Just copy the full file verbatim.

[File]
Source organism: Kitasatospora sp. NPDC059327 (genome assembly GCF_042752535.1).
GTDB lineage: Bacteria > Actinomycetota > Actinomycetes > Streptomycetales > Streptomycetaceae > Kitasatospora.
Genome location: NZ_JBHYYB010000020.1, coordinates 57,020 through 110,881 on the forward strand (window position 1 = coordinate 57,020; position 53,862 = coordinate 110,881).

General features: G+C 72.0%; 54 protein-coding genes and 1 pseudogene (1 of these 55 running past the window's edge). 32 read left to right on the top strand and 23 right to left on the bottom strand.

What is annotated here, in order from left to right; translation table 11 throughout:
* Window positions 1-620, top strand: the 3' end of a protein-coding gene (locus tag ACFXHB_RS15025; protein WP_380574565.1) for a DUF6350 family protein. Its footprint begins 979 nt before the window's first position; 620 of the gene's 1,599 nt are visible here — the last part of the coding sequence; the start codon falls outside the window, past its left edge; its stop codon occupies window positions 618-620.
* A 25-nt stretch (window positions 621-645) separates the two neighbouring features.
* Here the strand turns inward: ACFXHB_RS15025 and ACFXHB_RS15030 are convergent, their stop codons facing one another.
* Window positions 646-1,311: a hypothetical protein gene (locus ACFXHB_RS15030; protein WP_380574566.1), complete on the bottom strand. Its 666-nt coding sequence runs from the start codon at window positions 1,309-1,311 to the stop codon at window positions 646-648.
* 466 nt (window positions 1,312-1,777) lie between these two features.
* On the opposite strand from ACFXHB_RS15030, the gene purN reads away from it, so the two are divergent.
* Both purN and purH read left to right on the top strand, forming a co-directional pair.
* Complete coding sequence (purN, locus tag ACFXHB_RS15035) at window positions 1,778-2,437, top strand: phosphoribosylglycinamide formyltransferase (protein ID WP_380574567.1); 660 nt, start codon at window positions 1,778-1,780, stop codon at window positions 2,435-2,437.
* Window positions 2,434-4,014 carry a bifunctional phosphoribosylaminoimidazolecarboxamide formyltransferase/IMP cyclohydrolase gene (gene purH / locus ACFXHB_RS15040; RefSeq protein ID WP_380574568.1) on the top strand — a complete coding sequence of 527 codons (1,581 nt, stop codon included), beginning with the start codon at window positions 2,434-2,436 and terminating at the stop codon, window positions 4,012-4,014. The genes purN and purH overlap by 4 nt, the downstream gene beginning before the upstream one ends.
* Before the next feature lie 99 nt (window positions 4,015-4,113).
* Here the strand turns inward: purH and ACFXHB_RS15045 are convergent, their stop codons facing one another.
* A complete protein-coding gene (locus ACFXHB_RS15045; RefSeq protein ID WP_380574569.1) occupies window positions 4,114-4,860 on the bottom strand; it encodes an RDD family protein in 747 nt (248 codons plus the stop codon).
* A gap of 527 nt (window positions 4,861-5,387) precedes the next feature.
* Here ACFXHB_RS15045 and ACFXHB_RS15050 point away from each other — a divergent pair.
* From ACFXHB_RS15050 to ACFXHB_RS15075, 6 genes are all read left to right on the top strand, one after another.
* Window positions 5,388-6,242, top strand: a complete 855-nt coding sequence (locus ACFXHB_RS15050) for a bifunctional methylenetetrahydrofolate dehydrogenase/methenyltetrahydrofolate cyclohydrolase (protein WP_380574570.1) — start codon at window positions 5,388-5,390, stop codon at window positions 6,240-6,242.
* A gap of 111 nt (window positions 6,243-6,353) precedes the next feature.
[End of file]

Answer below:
Source organism: Kitasatospora sp. NPDC059327 (genome assembly GCF_042752535.1).
GTDB lineage: Bacteria > Actinomycetota > Actinomycetes > Streptomycetales > Streptomycetaceae > Kitasatospora.
Genome location: NZ_JBHYYB010000020.1, coordinates 57,020 through 110,881 on the forward strand (window position 1 = coordinate 57,020; position 53,862 = coordinate 110,881).

General features: G+C 72.0%; 54 protein-coding genes and 1 pseudogene (1 of these 55 running past the window's edge). 32 read left to right on the top strand and 23 right to left on the bottom strand.

What is annotated here, in order from left to right; translation table 11 throughout:
* Window positions 1-620, top strand: the 3' end of a protein-coding gene (locus tag ACFXHB_RS15025; protein WP_380574565.1) for a DUF6350 family protein. Its footprint begins 979 nt before the window's first position; 620 of the gene's 1,599 nt are visible here — the last part of the coding sequence; the start codon falls outside the window, past its left edge; its stop codon occupies window positions 618-620.
* A 25-nt stretch (window positions 621-645) separates the two neighbouring features.
* Here the strand turns inward: ACFXHB_RS15025 and ACFXHB_RS15030 are convergent, their stop codons facing one another.
* Window positions 646-1,311: a hypothetical protein gene (locus ACFXHB_RS15030; protein WP_380574566.1), complete on the bottom strand. Its 666-nt coding sequence runs from the start codon at window positions 1,309-1,311 to the stop codon at window positions 646-648.
* 466 nt (window positions 1,312-1,777) lie between these two features.
* On the opposite strand from ACFXHB_RS15030, the gene purN reads away from it, so the two are divergent.
* Both purN and purH read left to right on the top strand, forming a co-directional pair.
* Complete coding sequence (purN, locus tag ACFXHB_RS15035) at window positions 1,778-2,437, top strand: phosphoribosylglycinamide formyltransferase (protein ID WP_380574567.1); 660 nt, start codon at window positions 1,778-1,780, stop codon at window positions 2,435-2,437.
* Window positions 2,434-4,014 carry a bifunctional phosphoribosylaminoimidazolecarboxamide formyltransferase/IMP cyclohydrolase gene (gene purH / locus ACFXHB_RS15040; RefSeq protein ID WP_380574568.1) on the top strand — a complete coding sequence of 527 codons (1,581 nt, stop codon included), beginning with the start codon at window positions 2,434-2,436 and terminating at the stop codon, window positions 4,012-4,014. The genes purN and purH overlap by 4 nt, the downstream gene beginning before the upstream one ends.
* Before the next feature lie 99 nt (window positions 4,015-4,113).
* Here the strand turns inward: purH and ACFXHB_RS15045 are convergent, their stop codons facing one another.
* A complete protein-coding gene (locus ACFXHB_RS15045; RefSeq protein ID WP_380574569.1) occupies window positions 4,114-4,860 on the bottom strand; it encodes an RDD family protein in 747 nt (248 codons plus the stop codon).
* A gap of 527 nt (window positions 4,861-5,387) precedes the next feature.
* Here ACFXHB_RS15045 and ACFXHB_RS15050 point away from each other — a divergent pair.
* From ACFXHB_RS15050 to ACFXHB_RS15075, 6 genes are all read left to right on the top strand, one after another.
* Window positions 5,388-6,242, top strand: a complete 855-nt coding sequence (locus ACFXHB_RS15050) for a bifunctional methylenetetrahydrofolate dehydrogenase/methenyltetrahydrofolate cyclohydrolase (protein WP_380574570.1) — start codon at window positions 5,388-5,390, stop codon at window positions 6,240-6,242.
* A gap of 111 nt (window positions 6,243-6,353) precedes the next feature.